Diagnosis and Treatment:
The differential diagnosis of digital ischemia is broad and includes a number of vasospastic, occlusive, and mixed etiologies that must be weighed against a number of patient-specific risk factors (Table 1). The rapid onset of ischemia, following placement of an ipsilateral radial artery arterial line, is suggestive of an occlusive, or vaso-occlusive etiology1. The thumb is typically supplied by a single branch that stems from either the deep palmar arch or the radial artery, called the princeps pollicis artery (Figure 4). Therefore, isolated ischemia of the thumb may result from occlusion within or proximal to the origin of this terminal branch. Given the isolated distribution of ischemia to the thumb in this patient, one possibility is that she had an anatomical variation of the palmar arch such that the thumb was supplied solely by the radial artery2-4.
Figure 4: Illustration of normal vascular anatomy of the right hand.
|Vasospastic (physiologic, pharmacologic)
● Sympathetic stress-response
● Raynaud’s phenomenon
● Iatrogenic (vasopressors)
|Acute onset, reversible, cold, pale-dusky digits
● Systemic sympathetic symptoms (dilated pupils, tachycardia, hypertension, etc.)
● Episodic, environmental triggers
● All digits affected
|Occlusive (embolic, thrombotic, perforation)
● Coagulative (ITP, TTP, DIC, Factor V Leiden, SLE)
● Iatrogenic (arterial cannulation)
|Acute or chronic, painful, cold, pale-dusky digits, pulselessness
● Systemic symptoms
● Fever, leukocytosis
● Progressive symptoms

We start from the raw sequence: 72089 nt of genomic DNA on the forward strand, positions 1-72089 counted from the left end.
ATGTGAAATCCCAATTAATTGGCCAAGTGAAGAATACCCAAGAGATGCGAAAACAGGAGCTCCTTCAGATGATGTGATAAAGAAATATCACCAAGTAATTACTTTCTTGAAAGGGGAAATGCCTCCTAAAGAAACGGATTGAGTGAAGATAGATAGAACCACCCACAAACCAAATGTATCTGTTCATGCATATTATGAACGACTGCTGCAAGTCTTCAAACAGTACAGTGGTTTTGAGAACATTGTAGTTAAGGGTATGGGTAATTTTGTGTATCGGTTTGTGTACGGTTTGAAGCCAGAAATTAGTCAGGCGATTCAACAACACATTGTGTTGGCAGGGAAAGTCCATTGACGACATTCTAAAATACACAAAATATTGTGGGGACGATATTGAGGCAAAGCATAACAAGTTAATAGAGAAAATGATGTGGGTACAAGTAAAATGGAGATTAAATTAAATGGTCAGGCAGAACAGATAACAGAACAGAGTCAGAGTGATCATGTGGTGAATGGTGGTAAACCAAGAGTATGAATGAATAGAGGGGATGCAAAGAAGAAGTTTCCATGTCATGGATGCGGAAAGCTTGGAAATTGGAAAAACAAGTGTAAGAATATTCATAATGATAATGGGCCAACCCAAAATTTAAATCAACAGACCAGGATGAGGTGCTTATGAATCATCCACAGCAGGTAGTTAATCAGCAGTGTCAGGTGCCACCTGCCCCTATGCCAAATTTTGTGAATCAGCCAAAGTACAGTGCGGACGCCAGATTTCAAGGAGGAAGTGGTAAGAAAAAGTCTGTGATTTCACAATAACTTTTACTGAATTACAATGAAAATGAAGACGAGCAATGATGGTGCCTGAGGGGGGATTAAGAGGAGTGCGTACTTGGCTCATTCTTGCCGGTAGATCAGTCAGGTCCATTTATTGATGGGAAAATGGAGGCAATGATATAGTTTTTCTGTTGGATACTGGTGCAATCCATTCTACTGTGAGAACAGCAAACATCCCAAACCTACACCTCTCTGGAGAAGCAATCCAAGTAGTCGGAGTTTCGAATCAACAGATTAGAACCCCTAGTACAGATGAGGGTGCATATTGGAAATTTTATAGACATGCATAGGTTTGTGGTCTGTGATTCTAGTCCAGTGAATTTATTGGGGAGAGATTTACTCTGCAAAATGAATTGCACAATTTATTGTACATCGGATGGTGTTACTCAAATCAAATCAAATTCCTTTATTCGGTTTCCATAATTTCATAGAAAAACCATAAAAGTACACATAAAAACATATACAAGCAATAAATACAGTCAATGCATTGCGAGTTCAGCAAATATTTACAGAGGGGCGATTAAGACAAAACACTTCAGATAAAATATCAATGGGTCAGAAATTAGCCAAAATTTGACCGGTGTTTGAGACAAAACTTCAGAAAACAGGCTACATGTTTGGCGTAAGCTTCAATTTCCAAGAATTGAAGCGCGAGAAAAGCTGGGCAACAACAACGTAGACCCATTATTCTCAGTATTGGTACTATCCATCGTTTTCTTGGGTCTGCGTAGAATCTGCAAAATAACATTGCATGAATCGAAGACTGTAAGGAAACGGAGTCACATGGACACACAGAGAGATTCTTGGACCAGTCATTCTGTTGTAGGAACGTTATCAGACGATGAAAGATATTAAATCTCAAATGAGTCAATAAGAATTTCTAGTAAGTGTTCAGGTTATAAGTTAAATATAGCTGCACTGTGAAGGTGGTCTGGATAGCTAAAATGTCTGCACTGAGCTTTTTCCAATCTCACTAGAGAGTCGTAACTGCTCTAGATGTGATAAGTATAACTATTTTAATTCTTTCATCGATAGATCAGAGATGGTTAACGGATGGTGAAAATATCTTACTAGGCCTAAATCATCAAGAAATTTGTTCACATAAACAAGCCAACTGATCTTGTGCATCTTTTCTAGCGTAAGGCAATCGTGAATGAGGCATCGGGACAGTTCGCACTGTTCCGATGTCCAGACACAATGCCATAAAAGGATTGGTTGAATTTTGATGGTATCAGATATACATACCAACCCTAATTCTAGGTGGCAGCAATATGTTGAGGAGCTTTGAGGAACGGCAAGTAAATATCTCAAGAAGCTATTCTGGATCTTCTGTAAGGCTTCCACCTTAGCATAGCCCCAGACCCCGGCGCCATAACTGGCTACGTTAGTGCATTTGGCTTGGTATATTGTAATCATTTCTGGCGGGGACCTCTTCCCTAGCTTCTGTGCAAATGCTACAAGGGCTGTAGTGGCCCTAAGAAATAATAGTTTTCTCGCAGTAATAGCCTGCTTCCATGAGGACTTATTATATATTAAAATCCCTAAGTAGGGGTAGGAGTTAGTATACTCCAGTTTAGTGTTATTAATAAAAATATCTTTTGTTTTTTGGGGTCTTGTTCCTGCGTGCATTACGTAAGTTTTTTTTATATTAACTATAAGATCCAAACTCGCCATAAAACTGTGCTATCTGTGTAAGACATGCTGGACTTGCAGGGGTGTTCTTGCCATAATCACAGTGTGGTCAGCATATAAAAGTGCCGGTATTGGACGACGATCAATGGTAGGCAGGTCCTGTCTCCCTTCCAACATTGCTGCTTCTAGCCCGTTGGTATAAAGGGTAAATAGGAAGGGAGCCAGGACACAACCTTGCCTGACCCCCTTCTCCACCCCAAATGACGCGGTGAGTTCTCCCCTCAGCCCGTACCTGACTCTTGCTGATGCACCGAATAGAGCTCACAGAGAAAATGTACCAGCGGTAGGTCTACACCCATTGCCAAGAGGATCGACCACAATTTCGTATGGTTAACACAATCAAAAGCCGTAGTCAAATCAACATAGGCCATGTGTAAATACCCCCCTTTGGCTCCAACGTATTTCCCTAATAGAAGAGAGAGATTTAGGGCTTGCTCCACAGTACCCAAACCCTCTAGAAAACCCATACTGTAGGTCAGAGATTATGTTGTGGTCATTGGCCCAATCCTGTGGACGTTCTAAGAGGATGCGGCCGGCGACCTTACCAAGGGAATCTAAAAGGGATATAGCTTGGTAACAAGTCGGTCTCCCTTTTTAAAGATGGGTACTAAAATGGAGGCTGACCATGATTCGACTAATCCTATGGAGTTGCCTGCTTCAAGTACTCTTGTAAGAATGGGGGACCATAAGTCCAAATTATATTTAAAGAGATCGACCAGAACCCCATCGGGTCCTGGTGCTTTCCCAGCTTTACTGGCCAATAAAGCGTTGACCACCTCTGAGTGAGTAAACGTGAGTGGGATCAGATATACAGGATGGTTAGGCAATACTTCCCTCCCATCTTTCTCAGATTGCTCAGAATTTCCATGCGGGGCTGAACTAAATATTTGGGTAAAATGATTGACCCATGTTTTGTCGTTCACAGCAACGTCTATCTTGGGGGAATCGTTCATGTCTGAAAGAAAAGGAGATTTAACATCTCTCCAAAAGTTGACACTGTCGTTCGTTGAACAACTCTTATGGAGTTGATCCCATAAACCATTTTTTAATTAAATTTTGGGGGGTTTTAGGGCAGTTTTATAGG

● Rapid onset, distinctive inciting event
● Distinctive inciting event
|Vasospastic-occlusive (mixed etiology)||Mixed|
Table 1: Differential diagnosis and symptoms of radial artery ischemia.
This patient’s female gender, history of uncontrolled diabetes mellitus, altered mental status, acute septic state, arterial line placement, three vasopressor infusion requirement, and recent upper extremity surgery in the setting of right axillary infection all placed her at higher risk for iatrogenic radial artery injury5,6. Therefore, highest on the differential diagnosis in this scenario are a catheter-associated thrombosis or septic embolization, leading to subsequent digital ischemia and related complications7-12.
Prompt identification and workup is essential if there is concern for vascular compromise of a digit in the context of a recently placed arterial line. In such cases the arterial line should be immediately withdrawn, with urgent evaluation of the radial artery with Doppler or duplex-color ultrasound modalities to determine vascular status and an appropriate revascularization strategy (Figure 5)13-15. This is a true medical emergency, as irreversible ischemic injury is imminent without prompt intervention.
Figure 5: Diagnostic and treatment algorithm for the patient with clinical signs of acute radial artery ischemia. Algorithm modified from Rutherford et al. 1997 classification of acute limb ischemia.